Re: a minimal interface

Will Deich (WDeich@NFRA.NL)
Wed, 11 Oct 1995 11:42:53 +0100

Elwood Downey ( wrote:

> Subject: a minimal interface
> End-user functionality has improved drastically, certainly, but the users are
> still encumbered with a bewildering array of interfaces, options, and
> conventions. And programmers are forced to learn myriad details to package
> useful algorithms in a friendly fashion.
> So, a suggestion: in any plan for a next generation astronomical package
> consider using only a very thin veneer, if any at all, between it and an
> underlying operating environment. In particular, go ahead and use UNIX, CDE (X
> Windows and Motif), POSIX threads, RPC and sockets APIs directly and existing
> scripting languages such as perl.
> My experience has shown me that the "thin or no veneer" approach has direct
> advantages of simplicity and performance. It also takes maximum advantage of
> existing knowledge, both for programmers and the users, ...

I do not think that getting cozy with the operating system will be a
convenience for users. Quite the contrary, as is illustrated by a
couple of examples. Consider the recent history when the big switch
from VMS to UNIX occurred in astronomy departments: we all know people
who had decided that they ought to switch OS's to take advantage of
some new capabilities (or prices, or whatever) but "couldn't" because
they (or their software) were wedded to some VMS features. Similarly,
users of some package XXX won't switch to New&Improved package YYY
because they don't want to learn a new user interface -- a "thin or
no veneer" is only attractive if you like what lies underneath.

Astronomers who enjoy programming per se probably like programming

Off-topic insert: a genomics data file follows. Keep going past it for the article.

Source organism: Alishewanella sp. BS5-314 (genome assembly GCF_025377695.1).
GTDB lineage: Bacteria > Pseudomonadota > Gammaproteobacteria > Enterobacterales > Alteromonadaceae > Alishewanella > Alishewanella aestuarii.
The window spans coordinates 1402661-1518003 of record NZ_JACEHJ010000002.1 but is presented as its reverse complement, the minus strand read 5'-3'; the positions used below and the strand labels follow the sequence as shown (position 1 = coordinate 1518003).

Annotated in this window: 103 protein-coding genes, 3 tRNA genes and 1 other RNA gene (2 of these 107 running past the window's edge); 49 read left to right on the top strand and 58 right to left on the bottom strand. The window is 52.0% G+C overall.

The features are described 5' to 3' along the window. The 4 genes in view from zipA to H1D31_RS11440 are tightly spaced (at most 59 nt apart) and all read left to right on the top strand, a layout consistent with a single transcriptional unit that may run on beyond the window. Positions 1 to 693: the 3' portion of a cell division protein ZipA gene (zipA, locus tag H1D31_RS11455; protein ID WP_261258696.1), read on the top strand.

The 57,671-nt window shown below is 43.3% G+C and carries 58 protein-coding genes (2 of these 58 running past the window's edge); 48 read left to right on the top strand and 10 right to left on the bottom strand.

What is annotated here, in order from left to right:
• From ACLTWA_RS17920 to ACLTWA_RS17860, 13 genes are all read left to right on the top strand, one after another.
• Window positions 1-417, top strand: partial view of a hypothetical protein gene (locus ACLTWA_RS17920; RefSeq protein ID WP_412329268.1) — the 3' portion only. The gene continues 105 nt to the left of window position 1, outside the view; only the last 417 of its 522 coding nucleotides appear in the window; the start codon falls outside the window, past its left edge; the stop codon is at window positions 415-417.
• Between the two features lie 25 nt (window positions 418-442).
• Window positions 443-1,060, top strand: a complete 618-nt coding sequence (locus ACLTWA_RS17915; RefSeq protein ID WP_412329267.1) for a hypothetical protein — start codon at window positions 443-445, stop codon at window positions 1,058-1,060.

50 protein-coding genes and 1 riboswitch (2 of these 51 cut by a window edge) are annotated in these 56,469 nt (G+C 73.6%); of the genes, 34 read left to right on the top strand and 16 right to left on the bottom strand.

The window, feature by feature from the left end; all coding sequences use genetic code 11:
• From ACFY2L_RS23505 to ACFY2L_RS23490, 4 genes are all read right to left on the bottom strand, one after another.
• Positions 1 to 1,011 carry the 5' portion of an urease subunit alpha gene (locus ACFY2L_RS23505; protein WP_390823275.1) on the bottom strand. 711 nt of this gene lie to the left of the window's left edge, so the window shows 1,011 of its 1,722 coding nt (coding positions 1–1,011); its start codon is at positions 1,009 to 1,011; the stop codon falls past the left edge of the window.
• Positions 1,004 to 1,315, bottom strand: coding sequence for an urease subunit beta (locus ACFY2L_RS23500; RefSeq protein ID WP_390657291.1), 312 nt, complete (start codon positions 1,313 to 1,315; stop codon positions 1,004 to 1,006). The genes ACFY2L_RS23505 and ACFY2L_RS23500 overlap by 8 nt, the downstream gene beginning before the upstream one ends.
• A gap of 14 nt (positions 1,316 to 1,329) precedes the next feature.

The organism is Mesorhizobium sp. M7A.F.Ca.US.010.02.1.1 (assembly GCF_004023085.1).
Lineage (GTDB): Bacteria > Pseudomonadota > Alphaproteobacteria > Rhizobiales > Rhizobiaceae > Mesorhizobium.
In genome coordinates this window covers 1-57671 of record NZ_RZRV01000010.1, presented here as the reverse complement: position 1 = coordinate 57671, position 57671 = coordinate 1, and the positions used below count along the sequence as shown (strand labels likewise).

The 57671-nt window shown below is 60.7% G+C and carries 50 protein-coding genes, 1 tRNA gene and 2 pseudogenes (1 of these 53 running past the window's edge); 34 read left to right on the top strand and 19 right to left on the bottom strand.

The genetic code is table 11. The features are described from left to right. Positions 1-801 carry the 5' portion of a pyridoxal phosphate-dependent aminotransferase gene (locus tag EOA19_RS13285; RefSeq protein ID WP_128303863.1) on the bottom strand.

under UNIX (at least they probably like it more than the main
alternative OS's), and they may have a great time writing elaborate
Perl scripts, but these users form a minority. In my experience, most
astronomers find UNIX a real irritation ("why is it 'ls' instead of
something sensible like 'dir'?"), and are glad that they don't every
have to deal with UNIX at a low level. They certainly don't do Perl
programming; they can't write a Bourne-shell script; etc.

> In summary, I am suggesting a minimalistic approach to any new designs...
> ...What I am emphasizing is that any new design process include
> careful attention to keeping the foundation and basic infrastructure as small
> as possible, and a big step in doing so is reducing the need for an artificial
> portability layer.

Certainly it is always desirable to keep infrastructure as small as
possible, but the existing standards (RPC, POSIX threads, ...) are
low-level programming standards, far below the level at which an
applications programmer should have to work. However, the value of
these standards encourages one to think about the value of higher-level
standards -- specifically, standards to promote portable tasks.
Standards that promote portable tasks are precisely what will allow
users to take advantage of their existing knowledge, since they can
continue to work in their environment of choice, whether it be Perl,
IDL, IRAF, etc.


William Deich |
NFRA | Internet:
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